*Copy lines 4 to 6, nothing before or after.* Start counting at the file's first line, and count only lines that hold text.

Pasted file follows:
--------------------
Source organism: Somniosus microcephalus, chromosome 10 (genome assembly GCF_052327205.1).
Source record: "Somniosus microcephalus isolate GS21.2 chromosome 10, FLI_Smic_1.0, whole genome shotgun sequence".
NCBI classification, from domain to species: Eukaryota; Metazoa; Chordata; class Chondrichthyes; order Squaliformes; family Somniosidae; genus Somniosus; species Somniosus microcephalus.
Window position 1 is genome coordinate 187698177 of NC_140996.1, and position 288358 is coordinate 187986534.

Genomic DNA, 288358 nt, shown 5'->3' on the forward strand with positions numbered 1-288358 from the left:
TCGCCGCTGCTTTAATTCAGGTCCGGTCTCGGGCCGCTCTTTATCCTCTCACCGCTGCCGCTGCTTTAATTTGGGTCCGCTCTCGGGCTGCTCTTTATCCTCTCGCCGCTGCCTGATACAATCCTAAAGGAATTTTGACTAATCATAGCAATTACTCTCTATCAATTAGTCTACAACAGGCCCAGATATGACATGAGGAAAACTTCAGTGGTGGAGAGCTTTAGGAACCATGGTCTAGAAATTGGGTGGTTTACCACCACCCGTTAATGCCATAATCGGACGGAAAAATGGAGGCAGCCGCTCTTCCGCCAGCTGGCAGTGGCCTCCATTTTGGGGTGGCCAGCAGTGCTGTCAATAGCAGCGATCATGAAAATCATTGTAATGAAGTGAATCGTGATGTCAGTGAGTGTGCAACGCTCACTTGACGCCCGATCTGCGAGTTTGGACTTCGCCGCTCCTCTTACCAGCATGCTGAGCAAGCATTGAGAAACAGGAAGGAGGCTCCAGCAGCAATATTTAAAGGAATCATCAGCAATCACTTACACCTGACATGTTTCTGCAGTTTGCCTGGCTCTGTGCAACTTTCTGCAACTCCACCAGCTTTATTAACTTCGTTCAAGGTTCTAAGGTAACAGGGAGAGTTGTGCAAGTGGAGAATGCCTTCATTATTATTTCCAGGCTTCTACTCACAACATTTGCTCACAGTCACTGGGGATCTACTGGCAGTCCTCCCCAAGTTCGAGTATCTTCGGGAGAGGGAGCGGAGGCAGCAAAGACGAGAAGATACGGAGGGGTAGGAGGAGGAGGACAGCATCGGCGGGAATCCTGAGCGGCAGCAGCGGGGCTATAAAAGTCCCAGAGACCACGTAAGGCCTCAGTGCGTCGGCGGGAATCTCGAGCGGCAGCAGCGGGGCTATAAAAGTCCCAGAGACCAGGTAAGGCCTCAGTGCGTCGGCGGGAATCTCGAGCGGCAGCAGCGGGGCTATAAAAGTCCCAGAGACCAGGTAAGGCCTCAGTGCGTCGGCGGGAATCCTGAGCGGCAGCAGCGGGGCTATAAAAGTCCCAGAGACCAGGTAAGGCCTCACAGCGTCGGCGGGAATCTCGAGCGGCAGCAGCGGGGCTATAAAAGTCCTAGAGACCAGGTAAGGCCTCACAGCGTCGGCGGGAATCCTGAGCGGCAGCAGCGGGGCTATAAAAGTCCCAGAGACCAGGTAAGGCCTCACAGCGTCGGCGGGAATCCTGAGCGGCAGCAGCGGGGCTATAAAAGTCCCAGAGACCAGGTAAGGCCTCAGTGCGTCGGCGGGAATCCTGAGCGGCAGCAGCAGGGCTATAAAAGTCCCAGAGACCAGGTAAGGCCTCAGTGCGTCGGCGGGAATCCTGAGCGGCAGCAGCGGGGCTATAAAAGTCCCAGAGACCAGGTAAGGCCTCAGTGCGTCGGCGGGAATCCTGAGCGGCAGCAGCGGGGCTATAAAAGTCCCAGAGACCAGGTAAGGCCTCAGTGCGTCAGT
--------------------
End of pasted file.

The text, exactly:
Window position 1 is genome coordinate 187698177 of NC_140996.1, and position 288358 is coordinate 187986534.

Genomic DNA, 288358 nt, shown 5'->3' on the forward strand with positions numbered 1-288358 from the left:
TCGCCGCTGCTTTAATTCAGGTCCGGTCTCGGGCCGCTCTTTATCCTCTCACCGCTGCCGCTGCTTTAATTTGGGTCCGCTCTCGGGCTGCTCTTTATCCTCTCGCCGCTGCCTGATACAATCCTAAAGGAATTTTGACTAATCATAGCAATTACTCTCTATCAATTAGTCTACAACAGGCCCAGATATGACATGAGGAAAACTTCAGTGGTGGAGAGCTTTAGGAACCATGGTCTAGAAATTGGGTGGTTTACCACCACCCGTTAATGCCATAATCGGACGGAAAAATGGAGGCAGCCGCTCTTCCGCCAGCTGGCAGTGGCCTCCATTTTGGGGTGGCCAGCAGTGCTGTCAATAGCAGCGATCATGAAAATCATTGTAATGAAGTGAATCGTGATGTCAGTGAGTGTGCAACGCTCACTTGACGCCCGATCTGCGAGTTTGGACTTCGCCGCTCCTCTTACCAGCATGCTGAGCAAGCATTGAGAAACAGGAAGGAGGCTCCAGCAGCAATATTTAAAGGAATCATCAGCAATCACTTACACCTGACATGTTTCTGCAGTTTGCCTGGCTCTGTGCAACTTTCTGCAACTCCACCAGCTTTATTAACTTCGTTCAAGGTTCTAAGGTAACAGGGAGAGTTGTGCAAGTGGAGAATGCCTTCATTATTATTTCCAGGCTTCTACTCACAACATTTGCTCACAGTCACTGGGGATCTACTGGCAGTCCTCCCCAAGTTCGAGTATCTTCGGGAGAGGGAGCGGAGGCAGCAAAGACGAGAAGATACGGAGGGGTAGGAGGAGGAGGACAGCATCGGCGGGAATCCTGAGCGGCAGCAGCGGGGCTATAAAAGTCCCAGAGACCACGTAAGGCCTCAGTGCGTCGGCGGGAATCTCGAGCGGCAGCAGCGGGGCTATAAAAGTCCCAGAGACCAGGTAAGGCCTCAGTGCGTCGGCGGGAATCTCGAGCGGCAGCAGCGGGGCTATAAAAGTCCCAGAGACCAGGTAAGGCCTCAGTGCGTCGGCGGGAATCCTGAGCGGCAGCAGCGGGGCTATAAAAGTCCCAGAGACCAGGTAAGGCCTCACAGCGTCGGCGGGAATCTCGAGCGGCAGCAGCGGGGCTATAAAAGTCCTAGAGACCAGGTAAGGCCTCACAGCGTCGGCGGGAATCCTGAGCGGCAGCAGCGGGGCTATAAAAGTCCCAGAGACCAGGTAAGGCCTCACAGCGTCGGCGGGAATCCTGAGCGGCAGCAGCGGGGCTATAAAAGTCCCAGAGACCAGGTAAGGCCTCAGTGCGTCGGCGGGAATCCTGAGCGGCAGCAGCAGGGCTATAAAAGTCCCAGAGACCAGGTAAGGCCTCAGTGCGTCGGCGGGAATCCTGAGCGGCAGCAGCGGGGCTATAAAAGTCCCAGAGACCAGGTAAGGCCTCAGTGCGTCGGCGGGAATCCTGAGCGGCAGCAGCGGGGCTATAAAAGTCCCAGAGACCAGGTAAGGCCTCAGTGCGTCAGT